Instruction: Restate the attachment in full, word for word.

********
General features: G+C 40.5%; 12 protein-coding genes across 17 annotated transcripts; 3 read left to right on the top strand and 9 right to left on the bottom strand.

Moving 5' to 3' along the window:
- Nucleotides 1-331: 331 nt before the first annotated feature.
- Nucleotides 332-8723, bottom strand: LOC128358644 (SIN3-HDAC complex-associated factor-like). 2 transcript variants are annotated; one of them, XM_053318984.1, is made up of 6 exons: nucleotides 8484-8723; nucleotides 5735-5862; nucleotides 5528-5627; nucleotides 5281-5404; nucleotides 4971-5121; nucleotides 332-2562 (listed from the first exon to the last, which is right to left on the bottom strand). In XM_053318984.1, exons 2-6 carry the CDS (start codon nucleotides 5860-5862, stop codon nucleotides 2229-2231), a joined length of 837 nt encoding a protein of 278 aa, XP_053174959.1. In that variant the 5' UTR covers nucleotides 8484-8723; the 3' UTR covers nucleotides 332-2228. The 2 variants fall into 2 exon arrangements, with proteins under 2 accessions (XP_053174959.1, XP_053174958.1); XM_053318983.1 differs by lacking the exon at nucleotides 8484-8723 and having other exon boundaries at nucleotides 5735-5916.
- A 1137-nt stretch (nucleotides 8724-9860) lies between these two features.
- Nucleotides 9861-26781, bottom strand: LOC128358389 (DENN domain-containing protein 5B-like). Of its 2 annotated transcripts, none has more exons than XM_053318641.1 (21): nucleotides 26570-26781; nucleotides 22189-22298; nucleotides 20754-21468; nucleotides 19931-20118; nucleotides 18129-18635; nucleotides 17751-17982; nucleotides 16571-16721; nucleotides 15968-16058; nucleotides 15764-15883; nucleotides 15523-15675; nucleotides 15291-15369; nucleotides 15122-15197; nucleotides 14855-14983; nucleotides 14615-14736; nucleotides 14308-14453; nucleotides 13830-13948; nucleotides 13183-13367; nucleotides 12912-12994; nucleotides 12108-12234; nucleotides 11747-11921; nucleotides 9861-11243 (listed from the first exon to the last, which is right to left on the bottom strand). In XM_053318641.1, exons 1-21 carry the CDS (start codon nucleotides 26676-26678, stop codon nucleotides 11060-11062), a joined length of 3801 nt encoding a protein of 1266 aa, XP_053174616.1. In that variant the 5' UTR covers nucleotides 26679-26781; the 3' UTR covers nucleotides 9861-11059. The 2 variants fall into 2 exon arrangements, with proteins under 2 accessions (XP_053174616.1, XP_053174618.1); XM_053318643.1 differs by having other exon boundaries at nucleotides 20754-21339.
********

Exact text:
General features: G+C 40.5%; 12 protein-coding genes across 17 annotated transcripts; 3 read left to right on the top strand and 9 right to left on the bottom strand.

Moving 5' to 3' along the window:
- Nucleotides 1-331: 331 nt before the first annotated feature.
- Nucleotides 332-8723, bottom strand: LOC128358644 (SIN3-HDAC complex-associated factor-like). 2 transcript variants are annotated; one of them, XM_053318984.1, is made up of 6 exons: nucleotides 8484-8723; nucleotides 5735-5862; nucleotides 5528-5627; nucleotides 5281-5404; nucleotides 4971-5121; nucleotides 332-2562 (listed from the first exon to the last, which is right to left on the bottom strand). In XM_053318984.1, exons 2-6 carry the CDS (start codon nucleotides 5860-5862, stop codon nucleotides 2229-2231), a joined length of 837 nt encoding a protein of 278 aa, XP_053174959.1. In that variant the 5' UTR covers nucleotides 8484-8723; the 3' UTR covers nucleotides 332-2228. The 2 variants fall into 2 exon arrangements, with proteins under 2 accessions (XP_053174959.1, XP_053174958.1); XM_053318983.1 differs by lacking the exon at nucleotides 8484-8723 and having other exon boundaries at nucleotides 5735-5916.
- A 1137-nt stretch (nucleotides 8724-9860) lies between these two features.
- Nucleotides 9861-26781, bottom strand: LOC128358389 (DENN domain-containing protein 5B-like). Of its 2 annotated transcripts, none has more exons than XM_053318641.1 (21): nucleotides 26570-26781; nucleotides 22189-22298; nucleotides 20754-21468; nucleotides 19931-20118; nucleotides 18129-18635; nucleotides 17751-17982; nucleotides 16571-16721; nucleotides 15968-16058; nucleotides 15764-15883; nucleotides 15523-15675; nucleotides 15291-15369; nucleotides 15122-15197; nucleotides 14855-14983; nucleotides 14615-14736; nucleotides 14308-14453; nucleotides 13830-13948; nucleotides 13183-13367; nucleotides 12912-12994; nucleotides 12108-12234; nucleotides 11747-11921; nucleotides 9861-11243 (listed from the first exon to the last, which is right to left on the bottom strand). In XM_053318641.1, exons 1-21 carry the CDS (start codon nucleotides 26676-26678, stop codon nucleotides 11060-11062), a joined length of 3801 nt encoding a protein of 1266 aa, XP_053174616.1. In that variant the 5' UTR covers nucleotides 26679-26781; the 3' UTR covers nucleotides 9861-11059. The 2 variants fall into 2 exon arrangements, with proteins under 2 accessions (XP_053174616.1, XP_053174618.1); XM_053318643.1 differs by having other exon boundaries at nucleotides 20754-21339.